•Mammoth Reservoir. No recent report. Last month, using motorboats with 10 horsepower became prohibited. This reservoir has special fishing regulations. All cutthroat trout must be immediately released.

•Joes Valley Reservoir. No report. Special regulations apply at this reservoir. The limit is two fish. Only one may be over 22 inches. All trout from 15-22 inches must be immediately released.

•Lasal Mountains. Sergeant J. Shirley reports that fishing has been very good on LaSal Mountain lakes. Oowah and Dark Canyon are both producing decent-sized fish and good fishing. Most anglers are using bait and having good success. Although Blue Lake is small, fishing has been good with bait or a fly pattern with a red tail. Hidden and Dons lakes are both fishing well for planter-size fish. Dedicated Hunter Todd Day performed a creel survey over the weekend. He reported good fishing at Oowah, Warner, and Dark Canyon.

Across the mountain, PowerBait was the most popular bait. Green, yellow and orange were the top-producing colors. The Daredevil was a commonly used spinner. The Mill Creek Bridge is under construction and will be impassable until November. Anglers wanting to fish Oowah must access the lake from the south end of the LaSal Mountain Loop Road. Warner Lake fishermen will need to come from the Castle Valley side. Officer Shirley says that fishing pressure at Kens Lake is virtually non-existent due to summer heat.

•Lower Fish Creek. Fishing success has been good with a Rapala crankbait. The road from Highway 6 to lower Fish Creek is open. Along the DWR easement, nymphs have been effective for 12-16 inch brown trout.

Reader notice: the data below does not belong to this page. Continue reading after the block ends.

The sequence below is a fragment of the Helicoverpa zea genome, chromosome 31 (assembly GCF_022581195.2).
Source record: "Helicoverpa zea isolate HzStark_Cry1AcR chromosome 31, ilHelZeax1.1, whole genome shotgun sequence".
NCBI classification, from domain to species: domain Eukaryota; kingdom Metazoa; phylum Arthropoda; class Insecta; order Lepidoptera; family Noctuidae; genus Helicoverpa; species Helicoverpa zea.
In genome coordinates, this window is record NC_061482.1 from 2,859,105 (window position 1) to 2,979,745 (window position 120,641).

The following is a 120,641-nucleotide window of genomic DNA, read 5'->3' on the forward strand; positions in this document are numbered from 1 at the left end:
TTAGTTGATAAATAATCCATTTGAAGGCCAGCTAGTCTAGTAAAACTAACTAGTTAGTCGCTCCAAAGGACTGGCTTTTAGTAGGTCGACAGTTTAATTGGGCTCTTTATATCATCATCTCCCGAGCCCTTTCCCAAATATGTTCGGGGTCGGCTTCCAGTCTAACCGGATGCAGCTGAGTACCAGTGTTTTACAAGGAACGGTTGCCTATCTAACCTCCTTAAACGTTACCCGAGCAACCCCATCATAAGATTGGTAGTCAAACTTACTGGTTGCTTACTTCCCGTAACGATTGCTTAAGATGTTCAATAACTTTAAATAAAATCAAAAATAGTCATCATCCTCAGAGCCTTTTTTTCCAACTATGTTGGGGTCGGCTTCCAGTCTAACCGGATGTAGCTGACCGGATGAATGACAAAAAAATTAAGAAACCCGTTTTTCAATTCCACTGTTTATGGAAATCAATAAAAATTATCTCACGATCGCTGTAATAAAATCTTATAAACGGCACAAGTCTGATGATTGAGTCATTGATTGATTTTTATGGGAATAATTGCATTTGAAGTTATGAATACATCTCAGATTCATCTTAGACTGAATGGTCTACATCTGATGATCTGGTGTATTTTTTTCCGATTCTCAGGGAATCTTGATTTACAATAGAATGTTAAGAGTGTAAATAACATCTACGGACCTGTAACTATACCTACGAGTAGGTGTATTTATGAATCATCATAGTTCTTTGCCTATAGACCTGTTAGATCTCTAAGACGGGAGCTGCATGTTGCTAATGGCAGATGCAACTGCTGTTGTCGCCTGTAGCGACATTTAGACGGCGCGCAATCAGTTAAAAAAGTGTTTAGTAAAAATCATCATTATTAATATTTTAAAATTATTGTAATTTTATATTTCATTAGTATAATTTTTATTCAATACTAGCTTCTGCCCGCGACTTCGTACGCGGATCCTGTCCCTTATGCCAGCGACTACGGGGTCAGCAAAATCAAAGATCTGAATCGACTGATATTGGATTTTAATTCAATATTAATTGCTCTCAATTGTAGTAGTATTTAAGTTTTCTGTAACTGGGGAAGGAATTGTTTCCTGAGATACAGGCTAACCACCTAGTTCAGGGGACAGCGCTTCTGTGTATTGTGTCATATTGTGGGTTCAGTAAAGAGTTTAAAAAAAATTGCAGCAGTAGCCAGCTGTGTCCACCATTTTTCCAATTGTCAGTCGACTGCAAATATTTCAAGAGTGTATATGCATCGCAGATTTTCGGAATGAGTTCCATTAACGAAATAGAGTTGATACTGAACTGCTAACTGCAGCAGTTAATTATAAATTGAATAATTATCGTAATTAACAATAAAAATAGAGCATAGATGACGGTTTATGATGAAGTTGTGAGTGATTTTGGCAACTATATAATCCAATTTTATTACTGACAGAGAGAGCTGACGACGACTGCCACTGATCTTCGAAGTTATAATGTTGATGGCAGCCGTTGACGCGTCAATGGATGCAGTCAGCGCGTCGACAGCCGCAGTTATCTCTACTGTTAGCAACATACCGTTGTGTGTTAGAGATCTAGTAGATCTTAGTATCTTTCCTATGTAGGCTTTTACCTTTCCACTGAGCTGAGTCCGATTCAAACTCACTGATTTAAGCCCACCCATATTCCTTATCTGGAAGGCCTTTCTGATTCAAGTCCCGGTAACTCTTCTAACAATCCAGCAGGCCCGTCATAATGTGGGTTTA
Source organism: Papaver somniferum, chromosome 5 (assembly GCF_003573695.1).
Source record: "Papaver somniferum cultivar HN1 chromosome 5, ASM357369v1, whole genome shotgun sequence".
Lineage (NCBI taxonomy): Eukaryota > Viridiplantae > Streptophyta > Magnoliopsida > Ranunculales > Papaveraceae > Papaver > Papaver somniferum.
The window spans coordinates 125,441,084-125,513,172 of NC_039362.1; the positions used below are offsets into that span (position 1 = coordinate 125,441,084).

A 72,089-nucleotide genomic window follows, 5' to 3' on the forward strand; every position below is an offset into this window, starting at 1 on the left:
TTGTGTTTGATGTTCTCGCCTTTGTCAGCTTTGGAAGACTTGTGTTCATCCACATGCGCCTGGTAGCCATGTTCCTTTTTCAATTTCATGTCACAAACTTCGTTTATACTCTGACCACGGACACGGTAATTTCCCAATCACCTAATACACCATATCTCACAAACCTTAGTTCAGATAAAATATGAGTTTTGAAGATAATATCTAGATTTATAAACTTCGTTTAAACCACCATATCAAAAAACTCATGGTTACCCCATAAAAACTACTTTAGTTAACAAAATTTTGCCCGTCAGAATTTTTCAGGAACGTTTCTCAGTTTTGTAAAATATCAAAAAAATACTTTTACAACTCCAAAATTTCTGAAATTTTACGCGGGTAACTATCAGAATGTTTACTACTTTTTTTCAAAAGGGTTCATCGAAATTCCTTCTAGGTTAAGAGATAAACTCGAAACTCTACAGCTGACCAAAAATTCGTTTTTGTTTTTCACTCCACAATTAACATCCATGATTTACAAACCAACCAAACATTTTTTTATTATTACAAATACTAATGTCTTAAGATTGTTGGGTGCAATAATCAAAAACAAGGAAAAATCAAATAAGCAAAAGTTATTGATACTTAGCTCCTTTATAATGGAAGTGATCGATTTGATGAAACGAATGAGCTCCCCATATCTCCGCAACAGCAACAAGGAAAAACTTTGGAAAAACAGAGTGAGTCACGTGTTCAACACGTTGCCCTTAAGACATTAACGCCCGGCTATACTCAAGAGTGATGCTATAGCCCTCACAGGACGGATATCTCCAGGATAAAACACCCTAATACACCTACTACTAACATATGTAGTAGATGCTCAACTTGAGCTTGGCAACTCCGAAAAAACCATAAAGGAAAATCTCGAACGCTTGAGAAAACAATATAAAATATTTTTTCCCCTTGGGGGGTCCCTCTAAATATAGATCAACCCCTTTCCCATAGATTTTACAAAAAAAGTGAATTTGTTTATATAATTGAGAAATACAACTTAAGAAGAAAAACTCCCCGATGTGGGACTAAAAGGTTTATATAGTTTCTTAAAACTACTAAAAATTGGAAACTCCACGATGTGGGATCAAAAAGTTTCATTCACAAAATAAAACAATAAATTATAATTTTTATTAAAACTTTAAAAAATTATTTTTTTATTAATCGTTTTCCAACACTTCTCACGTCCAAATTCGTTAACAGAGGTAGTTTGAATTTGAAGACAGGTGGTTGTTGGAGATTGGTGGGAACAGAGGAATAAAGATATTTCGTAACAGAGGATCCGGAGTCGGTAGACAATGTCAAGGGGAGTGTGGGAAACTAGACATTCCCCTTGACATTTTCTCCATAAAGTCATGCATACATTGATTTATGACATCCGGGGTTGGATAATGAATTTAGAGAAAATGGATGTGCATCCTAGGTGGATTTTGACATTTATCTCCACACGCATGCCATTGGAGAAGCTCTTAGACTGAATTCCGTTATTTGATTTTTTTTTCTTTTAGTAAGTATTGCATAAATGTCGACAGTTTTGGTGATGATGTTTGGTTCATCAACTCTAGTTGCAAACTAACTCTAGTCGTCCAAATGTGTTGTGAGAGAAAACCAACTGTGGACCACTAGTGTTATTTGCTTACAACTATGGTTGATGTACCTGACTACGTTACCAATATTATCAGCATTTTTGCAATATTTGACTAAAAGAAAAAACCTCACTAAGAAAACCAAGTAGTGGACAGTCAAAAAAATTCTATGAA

•Millsite Reservoir. Smoky conditions from the prescribed burn have made air quality poor. No report on fishing success.

•Scofield Reservoir. Moss has become a problem for fly and lure casters and trollers alike. Most trout have retreated to deeper colder water, which has reduced the catch rate for shore anglers. Due to frequent hatches of mayflies, damselflies and midges, the overall catch rate for all angler types has dropped�there's just too much natural food in the water.

This past week, Tom Ogden used leeches in a variety of colors. His catch generally ranged from 13-19 inches, although his son landed a single 22-incher. The best fishing occurs in the early morning.

Anglers, please avoid fishing in tributaries. They remain closed to fishing until July 14th in order to protect spawning cutthroat trout.

•Wrigley Springs Reservoir. The reservoir is low and choked with moss. PowerBait has been moderately effective for 9-10 inch stocked fish.

•Willow Reservoir. The campground has been closed during the prescribed burn. Smoky conditions have dramatically reduced angler pressure.

A week ago, angler Ray Allred caught and released 16 rainbows with number 10 red crystal buggers. Tom Ogden fished last Friday and said that trout were surfacing everywhere. Fish are generally small, ranging from 10-12 inches. The large majority are rainbows. Tom had good luck with a number10 beadhead black leech on floating line, but thinks that a fly and bubble with a renegade, scud or ant would work equally well.